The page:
Who Says the Mind/Body Connection Isn’t Real?: The Magic of Cross-Lateral Movement
Cross-lateral movements, like a baby’s crawling, activate both hemispheres [of the brain] in a balanced way. These activities work both sides of the body evenly and involve coordinated movements of both eyes, both ears, both hands and both feet as well as balanced core muscles. When both eyes, both ears, both hands and feet are being used equally, the corpus callosum orchestrating these processes between the two hemispheres becomes more highly developed. Because both hemispheres and all four lobes are activated, cognitive functioning is heightened and ease of learning increases.
Those are the words of neurophysiologist Carla Hannaford, writing in Smart Moves: Why Learning Is Not All in Your Head, my favorite professional book.
And here are the words of a reading specialist who once, very publicly, as were consulting for the Sesame Street Research Department, took objection to a story I told about the role of movement in learning to read:
The only way to learn to read is by reading.
Regardless of that contention, in my keynotes and trainings, I frequently tell the story that Dr. Hannaford relates in Smart Moves: that of Todd, who at 16 years old, was still unable to read, despite the time, effort, and money his parents had invested in helping him learn.
All that changed when his mother discovered Brain Gym and learned about the Cross Crawl, an activity in which an individual stands and alternately touches right elbow to left knee and left elbow to right knee.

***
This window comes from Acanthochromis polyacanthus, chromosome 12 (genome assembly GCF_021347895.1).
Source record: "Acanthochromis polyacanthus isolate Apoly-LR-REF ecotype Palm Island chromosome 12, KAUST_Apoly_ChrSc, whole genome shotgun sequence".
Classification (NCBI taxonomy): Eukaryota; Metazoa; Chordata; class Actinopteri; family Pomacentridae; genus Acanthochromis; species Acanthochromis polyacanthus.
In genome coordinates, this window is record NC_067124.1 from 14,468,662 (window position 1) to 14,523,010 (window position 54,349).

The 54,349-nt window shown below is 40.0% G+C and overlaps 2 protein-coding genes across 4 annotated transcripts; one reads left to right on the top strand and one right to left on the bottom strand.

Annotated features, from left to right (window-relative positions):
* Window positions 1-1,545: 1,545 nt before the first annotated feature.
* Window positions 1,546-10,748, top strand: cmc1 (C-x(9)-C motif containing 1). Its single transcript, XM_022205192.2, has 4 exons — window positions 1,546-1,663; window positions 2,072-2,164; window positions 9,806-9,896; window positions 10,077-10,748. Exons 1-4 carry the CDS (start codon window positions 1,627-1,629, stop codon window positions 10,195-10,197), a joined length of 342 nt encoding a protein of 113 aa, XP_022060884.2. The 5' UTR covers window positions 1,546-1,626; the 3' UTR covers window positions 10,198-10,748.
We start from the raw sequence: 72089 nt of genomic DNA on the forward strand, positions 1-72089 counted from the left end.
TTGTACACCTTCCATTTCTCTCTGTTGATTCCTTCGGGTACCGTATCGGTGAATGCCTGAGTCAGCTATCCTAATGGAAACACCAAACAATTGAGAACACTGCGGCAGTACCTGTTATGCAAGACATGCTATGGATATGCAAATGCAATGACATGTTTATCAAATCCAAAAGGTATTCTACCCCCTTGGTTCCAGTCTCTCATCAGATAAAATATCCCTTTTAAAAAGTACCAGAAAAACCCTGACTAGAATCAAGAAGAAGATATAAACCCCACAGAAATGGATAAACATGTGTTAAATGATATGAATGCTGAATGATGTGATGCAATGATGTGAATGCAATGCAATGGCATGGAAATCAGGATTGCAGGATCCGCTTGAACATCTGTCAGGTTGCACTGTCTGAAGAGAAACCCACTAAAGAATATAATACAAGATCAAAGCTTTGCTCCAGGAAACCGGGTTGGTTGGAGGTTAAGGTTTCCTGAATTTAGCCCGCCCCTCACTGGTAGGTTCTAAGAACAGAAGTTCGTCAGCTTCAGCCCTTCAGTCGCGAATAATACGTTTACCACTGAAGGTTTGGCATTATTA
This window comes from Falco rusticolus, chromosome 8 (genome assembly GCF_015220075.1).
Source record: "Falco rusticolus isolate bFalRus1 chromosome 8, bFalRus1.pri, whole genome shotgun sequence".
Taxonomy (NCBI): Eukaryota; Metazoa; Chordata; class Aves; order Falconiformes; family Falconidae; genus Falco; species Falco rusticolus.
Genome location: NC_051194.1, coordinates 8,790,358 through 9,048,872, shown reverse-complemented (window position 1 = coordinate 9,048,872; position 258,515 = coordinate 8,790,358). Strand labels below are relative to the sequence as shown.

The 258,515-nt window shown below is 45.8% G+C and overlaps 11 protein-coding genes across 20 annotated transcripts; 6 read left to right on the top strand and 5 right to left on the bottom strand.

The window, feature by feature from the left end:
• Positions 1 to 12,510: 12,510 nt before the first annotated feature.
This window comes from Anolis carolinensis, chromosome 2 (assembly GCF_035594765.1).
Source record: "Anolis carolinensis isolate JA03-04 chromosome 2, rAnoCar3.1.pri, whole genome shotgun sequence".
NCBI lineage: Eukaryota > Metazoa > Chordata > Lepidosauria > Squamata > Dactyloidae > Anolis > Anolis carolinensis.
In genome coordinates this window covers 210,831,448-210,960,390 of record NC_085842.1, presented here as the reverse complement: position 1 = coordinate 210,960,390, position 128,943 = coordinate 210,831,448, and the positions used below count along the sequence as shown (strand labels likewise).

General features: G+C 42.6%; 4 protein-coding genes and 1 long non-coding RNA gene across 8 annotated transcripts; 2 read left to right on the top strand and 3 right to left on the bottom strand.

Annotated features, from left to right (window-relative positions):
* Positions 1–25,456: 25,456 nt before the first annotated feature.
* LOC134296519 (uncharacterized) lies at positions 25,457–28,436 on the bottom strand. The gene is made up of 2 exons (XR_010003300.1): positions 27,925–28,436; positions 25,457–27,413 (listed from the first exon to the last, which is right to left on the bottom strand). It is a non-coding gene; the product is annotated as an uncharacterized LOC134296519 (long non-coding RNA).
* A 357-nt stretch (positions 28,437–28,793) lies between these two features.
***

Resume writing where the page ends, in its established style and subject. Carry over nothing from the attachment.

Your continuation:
To make sure Todd did it, the whole family cross-crawled every morning before he went to school and every evening before he went to bed. Six weeks later, Todd was reading – at grade level! He even went on to join the basketball team, which previously wasn’t possible for him because, even though he was tall, he hadn’t been able to dribble a ball! And, following high school, Todd went to college, where he received a degree in biology.
Now, it may seem like a coincidence that following six weeks of cross-crawling, Todd was suddenly able to read (which is what the reading specialist contended – loudly). But if we re-read the words that open this piece, we see that cross-lateral movements activate both sides of the brain and stimulate the corpus callosum, which is the matter between the two hemispheres. Dr. Hannaford tells us that Todd had all of the information he needed in the hemispheres of his brain; the two hemispheres simply weren’t communicating across the corpus callosum. Doing the Cross Crawl, a cross-lateral activity that also requires crossing the body’s midline (the invisible line running from the head to the toes and dividing the body into right and left sides) got those two hemispheres talking to one another! And, voila!